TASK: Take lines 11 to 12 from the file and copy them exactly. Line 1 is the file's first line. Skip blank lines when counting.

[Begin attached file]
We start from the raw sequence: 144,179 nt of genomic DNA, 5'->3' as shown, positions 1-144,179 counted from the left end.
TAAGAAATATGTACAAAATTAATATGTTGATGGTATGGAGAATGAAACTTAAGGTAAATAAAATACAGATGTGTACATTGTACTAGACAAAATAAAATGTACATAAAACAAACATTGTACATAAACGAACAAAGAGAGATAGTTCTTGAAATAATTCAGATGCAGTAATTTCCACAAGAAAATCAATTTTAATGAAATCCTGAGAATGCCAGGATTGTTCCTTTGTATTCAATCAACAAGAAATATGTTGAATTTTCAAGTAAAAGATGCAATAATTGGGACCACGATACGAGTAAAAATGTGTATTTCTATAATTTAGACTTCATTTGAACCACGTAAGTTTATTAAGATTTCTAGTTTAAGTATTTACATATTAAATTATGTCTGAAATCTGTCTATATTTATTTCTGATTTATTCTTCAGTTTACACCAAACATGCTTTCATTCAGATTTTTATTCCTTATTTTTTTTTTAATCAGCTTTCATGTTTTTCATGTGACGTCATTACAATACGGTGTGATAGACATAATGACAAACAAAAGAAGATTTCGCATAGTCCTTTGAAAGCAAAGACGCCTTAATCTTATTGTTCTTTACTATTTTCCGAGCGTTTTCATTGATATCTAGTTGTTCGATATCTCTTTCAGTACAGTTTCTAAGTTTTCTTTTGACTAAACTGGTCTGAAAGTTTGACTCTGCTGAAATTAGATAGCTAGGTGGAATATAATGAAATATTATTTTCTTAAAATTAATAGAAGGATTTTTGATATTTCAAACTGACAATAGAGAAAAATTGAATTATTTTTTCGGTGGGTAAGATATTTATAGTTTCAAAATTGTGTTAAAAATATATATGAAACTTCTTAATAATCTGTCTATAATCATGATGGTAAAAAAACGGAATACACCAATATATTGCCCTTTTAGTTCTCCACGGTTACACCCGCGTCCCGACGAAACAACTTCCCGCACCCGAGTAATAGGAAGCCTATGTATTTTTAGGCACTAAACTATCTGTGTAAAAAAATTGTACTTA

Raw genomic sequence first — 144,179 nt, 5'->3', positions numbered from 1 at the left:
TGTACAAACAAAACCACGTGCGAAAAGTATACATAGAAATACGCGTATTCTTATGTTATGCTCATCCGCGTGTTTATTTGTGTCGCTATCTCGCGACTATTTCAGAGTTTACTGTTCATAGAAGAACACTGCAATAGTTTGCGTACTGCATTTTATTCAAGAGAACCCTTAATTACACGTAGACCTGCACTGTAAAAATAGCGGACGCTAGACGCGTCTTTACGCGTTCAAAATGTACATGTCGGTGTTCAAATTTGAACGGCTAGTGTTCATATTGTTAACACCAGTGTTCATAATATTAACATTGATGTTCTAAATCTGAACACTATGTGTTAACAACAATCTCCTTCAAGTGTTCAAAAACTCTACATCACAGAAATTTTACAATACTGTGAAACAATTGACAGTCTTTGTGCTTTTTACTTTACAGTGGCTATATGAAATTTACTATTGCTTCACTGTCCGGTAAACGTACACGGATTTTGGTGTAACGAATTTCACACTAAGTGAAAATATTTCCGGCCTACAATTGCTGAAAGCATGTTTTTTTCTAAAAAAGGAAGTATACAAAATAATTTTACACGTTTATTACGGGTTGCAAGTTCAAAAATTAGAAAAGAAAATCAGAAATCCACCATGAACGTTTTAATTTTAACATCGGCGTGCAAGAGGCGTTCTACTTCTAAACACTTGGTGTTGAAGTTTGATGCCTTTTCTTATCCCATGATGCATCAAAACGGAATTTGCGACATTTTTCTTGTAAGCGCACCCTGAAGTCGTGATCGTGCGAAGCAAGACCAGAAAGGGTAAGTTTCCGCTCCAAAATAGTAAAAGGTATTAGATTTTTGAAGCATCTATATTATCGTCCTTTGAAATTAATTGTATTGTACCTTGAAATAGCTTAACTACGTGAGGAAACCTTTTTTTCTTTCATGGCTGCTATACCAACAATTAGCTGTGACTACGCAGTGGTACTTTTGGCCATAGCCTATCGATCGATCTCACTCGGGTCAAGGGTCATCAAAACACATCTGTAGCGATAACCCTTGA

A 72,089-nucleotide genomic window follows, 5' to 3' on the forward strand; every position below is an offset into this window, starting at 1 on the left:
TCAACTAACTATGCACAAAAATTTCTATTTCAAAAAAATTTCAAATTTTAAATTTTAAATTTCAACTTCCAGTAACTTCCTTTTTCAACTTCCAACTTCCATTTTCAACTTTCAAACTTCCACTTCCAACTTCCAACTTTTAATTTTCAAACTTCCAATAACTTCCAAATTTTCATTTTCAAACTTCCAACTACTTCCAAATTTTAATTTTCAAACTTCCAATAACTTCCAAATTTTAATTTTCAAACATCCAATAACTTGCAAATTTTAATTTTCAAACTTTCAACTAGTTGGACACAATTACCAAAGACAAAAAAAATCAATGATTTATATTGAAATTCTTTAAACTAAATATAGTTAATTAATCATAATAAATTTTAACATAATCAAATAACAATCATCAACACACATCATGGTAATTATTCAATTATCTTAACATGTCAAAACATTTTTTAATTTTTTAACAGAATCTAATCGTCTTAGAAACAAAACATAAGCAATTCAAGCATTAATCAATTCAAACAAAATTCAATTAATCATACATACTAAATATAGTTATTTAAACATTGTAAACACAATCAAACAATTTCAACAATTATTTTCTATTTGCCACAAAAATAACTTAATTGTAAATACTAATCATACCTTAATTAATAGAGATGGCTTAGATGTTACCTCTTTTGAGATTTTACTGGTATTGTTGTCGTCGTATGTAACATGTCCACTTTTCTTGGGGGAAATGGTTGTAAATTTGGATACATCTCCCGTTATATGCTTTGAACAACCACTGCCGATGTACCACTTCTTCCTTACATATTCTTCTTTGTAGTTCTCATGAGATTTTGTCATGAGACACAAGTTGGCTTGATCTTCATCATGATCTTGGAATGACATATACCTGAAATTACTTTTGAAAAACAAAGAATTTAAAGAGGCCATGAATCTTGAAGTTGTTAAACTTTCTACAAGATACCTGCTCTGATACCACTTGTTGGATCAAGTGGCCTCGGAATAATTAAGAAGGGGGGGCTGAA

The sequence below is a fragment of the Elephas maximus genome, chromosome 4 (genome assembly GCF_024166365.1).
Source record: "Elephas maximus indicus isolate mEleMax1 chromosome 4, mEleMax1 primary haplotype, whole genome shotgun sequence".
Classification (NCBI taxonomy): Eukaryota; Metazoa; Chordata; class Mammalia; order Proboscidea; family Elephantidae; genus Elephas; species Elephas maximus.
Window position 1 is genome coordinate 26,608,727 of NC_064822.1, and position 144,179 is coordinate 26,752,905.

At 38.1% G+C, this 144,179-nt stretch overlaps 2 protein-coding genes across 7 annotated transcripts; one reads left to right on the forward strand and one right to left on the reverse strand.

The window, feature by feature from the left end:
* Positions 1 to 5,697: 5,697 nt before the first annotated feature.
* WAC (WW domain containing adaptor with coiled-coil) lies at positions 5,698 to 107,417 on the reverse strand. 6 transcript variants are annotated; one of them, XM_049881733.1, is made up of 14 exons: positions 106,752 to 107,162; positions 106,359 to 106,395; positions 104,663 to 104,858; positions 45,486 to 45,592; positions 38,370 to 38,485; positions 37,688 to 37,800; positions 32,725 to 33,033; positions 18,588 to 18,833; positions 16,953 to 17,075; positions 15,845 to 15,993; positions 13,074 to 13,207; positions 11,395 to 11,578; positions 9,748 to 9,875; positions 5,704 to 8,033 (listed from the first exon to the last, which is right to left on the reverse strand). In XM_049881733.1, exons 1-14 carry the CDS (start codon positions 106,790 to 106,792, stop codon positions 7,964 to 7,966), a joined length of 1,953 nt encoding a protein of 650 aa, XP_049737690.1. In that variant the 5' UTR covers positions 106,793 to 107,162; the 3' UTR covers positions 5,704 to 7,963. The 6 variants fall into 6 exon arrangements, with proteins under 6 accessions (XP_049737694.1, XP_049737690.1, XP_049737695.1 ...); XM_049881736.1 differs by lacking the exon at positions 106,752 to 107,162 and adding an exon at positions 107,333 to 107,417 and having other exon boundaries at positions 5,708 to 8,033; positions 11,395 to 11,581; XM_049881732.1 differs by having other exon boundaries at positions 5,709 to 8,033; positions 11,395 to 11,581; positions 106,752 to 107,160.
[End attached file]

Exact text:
At 38.1% G+C, this 144,179-nt stretch overlaps 2 protein-coding genes across 7 annotated transcripts; one reads left to right on the forward strand and one right to left on the reverse strand.

The window, feature by feature from the left end: